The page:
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Neonatal ICU conditions: Clinical
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Preterm infants sometimes develop life-threatening complications that require immediate Neonatal ICU admission and management.
Some common issues that occur in a preterm infant include intraventricular hemorrhage, retinopathy of prematurity, apnea of prematurity, bronchopulmonary dysplasia, persistent pulmonary hypertension of the newborn, respiratory distress syndrome, feeding difficulties, gastroesophageal reflux disease, necrotizing enterocolitis, neonatal jaundice, and fetal growth restriction.
Now, prematurity is defined as a birth that occurs before 37 completed weeks of gestation.
The different degrees of prematurity can be defined by gestational age and birth weight.
The classification based upon gestational age is as follows: late preterm birth is when the gestational age is between 34 and less than 37 weeks; moderate preterm birth is between 32 and less than 34 weeks; very preterm birth is under 32 weeks; and extremely preterm birth - when the gestational age is below 28 weeks.
The birth weight classification is as follows: low birth weight is when the baby weighs less than 2500 grams, very low birth weight is under 1500 grams; and extremely low birth weight is when the baby weighs less than 1000 grams.
First, in intraventricular hemorrhage, bleeding in the germinal matrix occurs within the first day after birth.
The etiology is multifactorial but it’s primarily attributed to vascular fragility and to disturbances in cerebral blood flow.
The neonatal intensive care unit (NICU) is a specialized unit within a hospital that provides care for newborn babies who are born prematurely or have serious health problems. In the NICU, newborns receive a variety of medical interventions and treatments to support their growth and development. Some of the conditions that may necessitate NICU include:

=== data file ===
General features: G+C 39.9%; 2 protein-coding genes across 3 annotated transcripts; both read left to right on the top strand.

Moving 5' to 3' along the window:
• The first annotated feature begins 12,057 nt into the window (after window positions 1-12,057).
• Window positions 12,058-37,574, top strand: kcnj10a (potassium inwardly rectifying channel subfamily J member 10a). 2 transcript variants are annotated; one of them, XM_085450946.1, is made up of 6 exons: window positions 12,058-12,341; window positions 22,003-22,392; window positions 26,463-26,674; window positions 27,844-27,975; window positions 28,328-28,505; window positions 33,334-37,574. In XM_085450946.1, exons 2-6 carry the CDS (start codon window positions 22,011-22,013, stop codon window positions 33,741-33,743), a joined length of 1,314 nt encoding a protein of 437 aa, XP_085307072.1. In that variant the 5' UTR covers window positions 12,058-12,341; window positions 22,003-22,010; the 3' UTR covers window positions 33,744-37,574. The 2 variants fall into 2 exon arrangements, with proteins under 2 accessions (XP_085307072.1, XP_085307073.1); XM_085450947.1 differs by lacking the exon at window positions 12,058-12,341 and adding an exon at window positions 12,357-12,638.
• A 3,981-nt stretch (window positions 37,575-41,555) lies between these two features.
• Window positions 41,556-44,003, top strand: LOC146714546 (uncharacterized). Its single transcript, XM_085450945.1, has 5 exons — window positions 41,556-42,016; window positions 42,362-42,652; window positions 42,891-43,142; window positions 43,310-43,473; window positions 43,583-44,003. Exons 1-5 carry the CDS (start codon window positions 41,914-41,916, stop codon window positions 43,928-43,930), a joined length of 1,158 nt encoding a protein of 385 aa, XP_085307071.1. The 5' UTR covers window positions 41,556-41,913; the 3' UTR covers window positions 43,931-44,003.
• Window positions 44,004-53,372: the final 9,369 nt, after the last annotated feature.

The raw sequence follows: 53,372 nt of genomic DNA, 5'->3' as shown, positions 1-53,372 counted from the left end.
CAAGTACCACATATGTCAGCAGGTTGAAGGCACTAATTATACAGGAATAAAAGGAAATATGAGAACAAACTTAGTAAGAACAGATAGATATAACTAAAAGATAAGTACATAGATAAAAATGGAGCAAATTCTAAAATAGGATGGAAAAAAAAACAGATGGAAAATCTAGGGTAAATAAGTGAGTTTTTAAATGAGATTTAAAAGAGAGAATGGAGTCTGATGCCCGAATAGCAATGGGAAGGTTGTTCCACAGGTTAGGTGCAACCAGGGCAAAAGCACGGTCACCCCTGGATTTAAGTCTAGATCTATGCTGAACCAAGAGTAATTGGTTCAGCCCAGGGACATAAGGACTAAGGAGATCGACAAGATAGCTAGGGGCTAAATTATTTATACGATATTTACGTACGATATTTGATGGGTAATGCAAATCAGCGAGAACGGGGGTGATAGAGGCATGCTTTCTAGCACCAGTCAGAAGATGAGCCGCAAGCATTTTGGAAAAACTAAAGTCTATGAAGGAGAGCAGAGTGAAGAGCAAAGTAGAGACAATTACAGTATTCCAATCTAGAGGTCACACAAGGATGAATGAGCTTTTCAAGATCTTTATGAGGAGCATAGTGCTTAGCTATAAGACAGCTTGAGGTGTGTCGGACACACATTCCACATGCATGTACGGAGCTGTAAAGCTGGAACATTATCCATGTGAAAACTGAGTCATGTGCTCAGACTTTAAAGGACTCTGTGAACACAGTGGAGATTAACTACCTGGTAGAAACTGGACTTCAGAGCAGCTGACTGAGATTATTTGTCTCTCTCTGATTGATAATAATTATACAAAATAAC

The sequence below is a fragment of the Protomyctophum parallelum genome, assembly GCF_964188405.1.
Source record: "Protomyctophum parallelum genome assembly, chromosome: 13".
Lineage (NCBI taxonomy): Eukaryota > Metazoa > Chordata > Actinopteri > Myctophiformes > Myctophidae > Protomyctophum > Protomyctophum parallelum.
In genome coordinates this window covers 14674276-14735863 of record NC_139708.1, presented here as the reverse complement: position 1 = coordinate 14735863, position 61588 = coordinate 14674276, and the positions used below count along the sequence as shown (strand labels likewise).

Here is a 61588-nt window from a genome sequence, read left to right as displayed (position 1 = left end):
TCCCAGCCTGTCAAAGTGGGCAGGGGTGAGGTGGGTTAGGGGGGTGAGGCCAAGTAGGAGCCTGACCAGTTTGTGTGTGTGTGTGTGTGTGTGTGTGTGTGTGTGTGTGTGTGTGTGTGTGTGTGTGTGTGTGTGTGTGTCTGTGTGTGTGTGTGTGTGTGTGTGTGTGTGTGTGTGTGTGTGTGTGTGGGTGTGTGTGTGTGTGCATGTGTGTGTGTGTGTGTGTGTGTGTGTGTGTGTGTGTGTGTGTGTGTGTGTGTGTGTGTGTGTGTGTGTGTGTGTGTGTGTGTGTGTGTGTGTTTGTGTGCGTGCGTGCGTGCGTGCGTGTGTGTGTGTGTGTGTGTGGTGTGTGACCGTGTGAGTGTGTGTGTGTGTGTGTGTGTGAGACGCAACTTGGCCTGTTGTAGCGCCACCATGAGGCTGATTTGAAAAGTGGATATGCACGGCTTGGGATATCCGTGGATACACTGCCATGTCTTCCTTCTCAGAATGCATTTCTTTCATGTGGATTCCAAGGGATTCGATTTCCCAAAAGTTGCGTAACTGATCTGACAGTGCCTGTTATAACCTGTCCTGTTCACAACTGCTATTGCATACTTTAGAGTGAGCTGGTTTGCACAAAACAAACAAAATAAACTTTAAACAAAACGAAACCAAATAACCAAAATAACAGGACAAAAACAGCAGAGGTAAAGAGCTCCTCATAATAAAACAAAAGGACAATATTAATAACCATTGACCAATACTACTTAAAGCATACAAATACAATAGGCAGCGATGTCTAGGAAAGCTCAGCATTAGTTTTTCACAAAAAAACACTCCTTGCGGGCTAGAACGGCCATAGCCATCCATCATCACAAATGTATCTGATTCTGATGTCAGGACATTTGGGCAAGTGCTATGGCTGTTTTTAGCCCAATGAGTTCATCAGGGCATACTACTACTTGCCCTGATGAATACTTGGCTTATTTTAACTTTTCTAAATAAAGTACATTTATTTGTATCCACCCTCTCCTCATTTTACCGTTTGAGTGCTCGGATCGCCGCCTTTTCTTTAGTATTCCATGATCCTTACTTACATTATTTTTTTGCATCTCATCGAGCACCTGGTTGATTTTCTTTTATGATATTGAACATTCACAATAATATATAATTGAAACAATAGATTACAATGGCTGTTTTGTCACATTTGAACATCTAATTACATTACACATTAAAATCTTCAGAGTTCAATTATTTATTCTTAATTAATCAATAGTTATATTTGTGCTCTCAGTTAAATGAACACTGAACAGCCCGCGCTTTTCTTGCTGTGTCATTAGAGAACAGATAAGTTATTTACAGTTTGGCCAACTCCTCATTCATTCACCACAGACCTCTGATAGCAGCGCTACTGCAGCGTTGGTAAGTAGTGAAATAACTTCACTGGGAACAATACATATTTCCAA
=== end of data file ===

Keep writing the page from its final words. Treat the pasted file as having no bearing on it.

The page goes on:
Intraventricular hemorrhage: a condition characterized by bleedings that occur in the germinal matrix within the first days after birth. Retinopathy of prematurity: conditions in which the blood vessels of the retina grow in an abnormal pattern, resulting in vision loss. Apnea of prematurity: a condition characterized by the presence of apneic spells in preterm infants apnea. Bronchopulmonary dysplasia: a condition characterized by scarring and abnormal development of the airways and lung tissue, which can lead to breathing problems and impaired blood oxygenation. Persistent pulmonary hypertension: a condition in which newborns' pulmonary vascular resistance doesn’t decrease as it should after birth, causing high blood pressure in pulmonary arteries. Respiratory distress syndrome: a condition that occurs when the lungs are not fully developed and have surfactant deficiency, which impairs effective alveolar-capillary gas exchange. Feeding difficulties: usually happen due to underdeveloped oral feeding skills or anatomical anomalies. Gastroesophageal reflux disease: a condition that occurs when the stomach contents flow back into the esophagus and irritates its mucosa. Neonatal necrotizing enterocolitis: an inflammatory disorder characterized by coagulation necrosis secondary to intestinal mucosal injury followed by bacterial invasion. Neonatal jaundice: a condition that occurs when there is an excess of bilirubin in the blood, becoming visible on the skin and the sclera as a yellowish discoloration.
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